Saturday, June 6, 2015

World War One: The original code talkers

(L-R) Joseph Oklahombi, Tobias Frazier and Otis Leader
The men rarely talked about their role when they returned from the war

When US military codes kept being broken by the Germans in WW1 a Native American tribe came to the rescue. They just spoke their own language - which baffled the enemy - and paved the way for other Native American "code talkers" in WW2.
It's an irony that probably didn't go unnoticed by Choctaw soldiers fighting in World War One. While the tribe's children were being whipped for speaking in their native tongue at schools back home in Oklahoma, on the battlefields of France the Native American language was the much-needed answer to a very big problem.

In the autumn of 1918, US troops were involved in the Meuse-Argonne Offensive on the Western Front. It was one of the largest frontline commitments of American soldiers in WW1, but communications in the field were compromised. The Germans had successfully tapped telephone lines, were deciphering codes and repeatedly capturing runners sent out to deliver messages directly.

"It was a huge problem and they couldn't figure out a way around it," says Matt Reed, curator of American Indian Collections at the Oklahoma History Center, the headquarters of the Oklahoma Historical Society.

The solution was stumbled upon by chance, an overheard conversation between two Choctaw soldiers in the 142nd Infantry Regiment. The pair were chatting in camp when a captain walked by and asked what language they were speaking. Realising the potential for communication, he then asked if there were other speakers among the troops. The men knew of Choctaw soldiers at company headquarters. Using a field telephone the captain got the men to deliver a message in their native tongue which their colleagues quickly translated back into English. The Choctaw Telephone Squad was born and so was code talking. "Using the Choctaw language had huge advantages," says Dr William Meadows of Missouri State University, the only academic to have studied and written extensively on the Choctaw code talkers. "It was a largely unknown language. Only a few American Indian tribes had more than 20,000 people so their languages weren't widely spoken and most weren't written down. Even if they were, it was usually only the Bible and hymns, which were consumed locally."

The squad was put into action almost immediately. Within hours, eight Choctaw speakers had been dispatched to strategic positions. They were instrumental in helping US troops win several key battles, says Meadows.

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Communication in WW1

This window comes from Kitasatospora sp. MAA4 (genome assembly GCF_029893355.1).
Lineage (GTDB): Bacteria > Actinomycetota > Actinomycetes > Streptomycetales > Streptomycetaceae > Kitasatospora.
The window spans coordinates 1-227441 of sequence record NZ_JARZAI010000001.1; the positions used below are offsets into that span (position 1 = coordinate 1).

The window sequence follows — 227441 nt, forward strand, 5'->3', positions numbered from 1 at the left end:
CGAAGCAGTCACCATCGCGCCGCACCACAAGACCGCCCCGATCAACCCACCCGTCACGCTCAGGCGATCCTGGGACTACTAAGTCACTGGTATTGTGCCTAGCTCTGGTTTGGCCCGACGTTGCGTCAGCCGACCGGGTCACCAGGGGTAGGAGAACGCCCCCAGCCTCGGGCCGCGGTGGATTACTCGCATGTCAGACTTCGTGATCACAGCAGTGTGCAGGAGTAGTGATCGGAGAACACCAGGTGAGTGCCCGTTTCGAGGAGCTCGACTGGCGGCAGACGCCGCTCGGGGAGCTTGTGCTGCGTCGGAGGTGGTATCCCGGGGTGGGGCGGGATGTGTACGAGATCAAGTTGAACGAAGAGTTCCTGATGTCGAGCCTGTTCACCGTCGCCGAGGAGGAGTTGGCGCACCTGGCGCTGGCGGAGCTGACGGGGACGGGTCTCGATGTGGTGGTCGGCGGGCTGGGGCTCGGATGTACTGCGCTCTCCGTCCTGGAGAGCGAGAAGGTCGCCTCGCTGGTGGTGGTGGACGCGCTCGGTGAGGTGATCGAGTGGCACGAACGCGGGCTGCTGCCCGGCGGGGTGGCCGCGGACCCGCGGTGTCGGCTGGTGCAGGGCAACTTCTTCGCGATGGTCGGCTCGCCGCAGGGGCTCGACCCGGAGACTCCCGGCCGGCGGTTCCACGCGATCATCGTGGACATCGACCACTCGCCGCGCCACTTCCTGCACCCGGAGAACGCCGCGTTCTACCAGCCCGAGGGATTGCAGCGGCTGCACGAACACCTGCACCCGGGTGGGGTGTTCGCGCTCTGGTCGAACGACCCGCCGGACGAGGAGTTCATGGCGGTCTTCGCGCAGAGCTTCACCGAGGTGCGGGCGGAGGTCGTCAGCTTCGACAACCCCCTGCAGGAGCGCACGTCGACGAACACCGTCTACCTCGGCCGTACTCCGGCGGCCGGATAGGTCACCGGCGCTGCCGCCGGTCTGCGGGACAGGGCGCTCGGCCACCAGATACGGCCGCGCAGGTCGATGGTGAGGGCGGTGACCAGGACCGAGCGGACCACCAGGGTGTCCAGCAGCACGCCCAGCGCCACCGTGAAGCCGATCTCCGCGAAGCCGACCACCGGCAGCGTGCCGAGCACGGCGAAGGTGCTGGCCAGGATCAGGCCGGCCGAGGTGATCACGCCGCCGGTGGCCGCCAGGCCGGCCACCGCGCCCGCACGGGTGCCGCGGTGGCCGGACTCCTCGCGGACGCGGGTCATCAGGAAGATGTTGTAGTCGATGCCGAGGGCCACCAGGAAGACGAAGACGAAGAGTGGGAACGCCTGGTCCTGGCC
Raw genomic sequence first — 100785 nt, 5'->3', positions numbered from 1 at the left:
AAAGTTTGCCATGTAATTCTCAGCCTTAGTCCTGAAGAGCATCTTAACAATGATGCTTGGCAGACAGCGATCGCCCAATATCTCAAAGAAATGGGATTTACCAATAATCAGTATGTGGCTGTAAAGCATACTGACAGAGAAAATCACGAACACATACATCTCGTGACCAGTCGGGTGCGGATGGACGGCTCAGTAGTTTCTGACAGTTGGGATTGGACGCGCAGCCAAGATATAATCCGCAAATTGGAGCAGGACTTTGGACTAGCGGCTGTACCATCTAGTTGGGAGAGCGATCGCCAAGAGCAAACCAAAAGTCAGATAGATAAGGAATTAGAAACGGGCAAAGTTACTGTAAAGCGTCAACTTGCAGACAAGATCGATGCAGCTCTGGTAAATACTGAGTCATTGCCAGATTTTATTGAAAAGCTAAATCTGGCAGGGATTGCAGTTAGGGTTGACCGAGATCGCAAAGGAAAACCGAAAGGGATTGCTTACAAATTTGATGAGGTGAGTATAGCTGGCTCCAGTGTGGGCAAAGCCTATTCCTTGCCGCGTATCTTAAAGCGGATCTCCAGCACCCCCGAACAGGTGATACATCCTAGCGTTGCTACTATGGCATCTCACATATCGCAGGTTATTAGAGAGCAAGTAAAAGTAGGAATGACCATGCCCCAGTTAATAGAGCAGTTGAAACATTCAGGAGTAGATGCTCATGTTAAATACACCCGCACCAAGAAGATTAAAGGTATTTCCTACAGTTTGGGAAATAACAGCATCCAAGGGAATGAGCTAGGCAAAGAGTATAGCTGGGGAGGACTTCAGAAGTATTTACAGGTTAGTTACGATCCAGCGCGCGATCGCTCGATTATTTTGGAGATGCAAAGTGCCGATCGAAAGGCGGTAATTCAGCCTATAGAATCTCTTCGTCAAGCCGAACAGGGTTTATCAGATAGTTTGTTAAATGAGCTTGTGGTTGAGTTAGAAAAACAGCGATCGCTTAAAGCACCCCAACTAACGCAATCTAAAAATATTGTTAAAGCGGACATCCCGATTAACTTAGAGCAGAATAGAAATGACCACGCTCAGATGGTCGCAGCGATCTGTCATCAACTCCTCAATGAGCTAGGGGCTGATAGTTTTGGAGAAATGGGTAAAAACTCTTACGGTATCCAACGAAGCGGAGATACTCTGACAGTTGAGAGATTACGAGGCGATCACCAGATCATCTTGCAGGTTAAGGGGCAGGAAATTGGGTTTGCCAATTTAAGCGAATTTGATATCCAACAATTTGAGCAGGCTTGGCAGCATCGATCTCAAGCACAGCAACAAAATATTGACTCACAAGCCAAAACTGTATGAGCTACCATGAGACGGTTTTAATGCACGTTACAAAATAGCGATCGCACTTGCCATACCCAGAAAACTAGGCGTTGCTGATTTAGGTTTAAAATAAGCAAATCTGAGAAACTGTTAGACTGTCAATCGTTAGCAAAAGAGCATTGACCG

A WW1 soldier with messenger dogs

  • Why pigeons and runners were vital to frontline communication
  • WW1 Uncut: Dan Snow on the battlefield messenger dogs

  • Even if the Germans were listening, they couldn't understand. It was also the quickest way of coding and decoding information, faster than any machine, giving US troops a crucial edge over the enemy.
    "The language flabbergasted the Germans," says Reed, who adds that strange theories began to circulate about how these sounds were produced. "There are stories that they thought the US had invented a contraption to speak underwater."
    Choctaw didn't cover many military terms so coded words were devised. Machine gun was "little gun shoot fast" and battalions were indicated by a number of grains of corn. It created a "code within a code" and made the language even more impenetrable, says Meadows.
    In total, 19 Choctaw soldiers were recruited to the telephone squad. They came from the 141st, 142nd and 143rd Infantry Regiments, says Meadows. Many knew each other from Oklahoma. Later, other American Indian tribes were used in the same way, the Comanche among them.
    The Meuse-Argonne Offensive turned out to be part of the final Allied campaign on the Western Front, but the work of the Choctaw shaped military communications in future conflicts. The Navajo and Comanche code talkers of WW2 are the most famous.
    Two types of code talking were used in both wars, says Meadows, author of The Comanche Code Talkers of World War II. The first used special military terms devised in the native language, the second didn't and just used the native vocabulary already spoken. It is believed none of the languages or codes used have ever been broken by an enemy, he adds.
    "Code talking was an idea that was copied over and over but it may never have happened had it not been for the Choctaw," says Nuchi Nashoba, president of the Choctaw Code Talkers Association. Her great-grandfather Ben Carterby was one of the men used in the original test to send a message on the Western Front.
    "They were the original code talkers and that will always be a source of immense pride to our tribe."
    But at the same time,the Choctaw language was under pressure back in the US. It was a time of cultural assimilation. Government attempts to "civilise" American Indians involved putting their children in state-run boarding schools, where they were often severely punished for speaking in their native tongue.
    Nuchi Nashoba holding a photo of her great grandfather Ben Carterby
    Relatives fought to get recognition for their ancestors
    "You had this crazy situation where the Choctaw language was being used as a formidable weapon of war, yet back home children were being beaten at school for using it," says Judy Allen, senior executive officer of tribal relations with the Choctaw Nation of Oklahoma. "The two soldiers who were overheard by the officer probably thought they were in trouble rather than about to provide the answer to the army's communication problems."
    Like other tribes, the Choctaw's whole way of life was under threat. Little more than a generation before, they had been forcibly removed from their ancestral land. Under the 1830 Indian Removal Act they were marched from areas around Mississippi to what is now Oklahoma. It is known as the Trail of Tears - of the estimated 12,000 Choctaw moved, some 2,500 died of hunger, disease and exhaustion.
    But when the US government needed them, they responded, says Meadows. "The Choctaw soldiers were incredibly gracious and willing to share their language. They didn't have to but they did. They had something unique and were incredibly proud of that."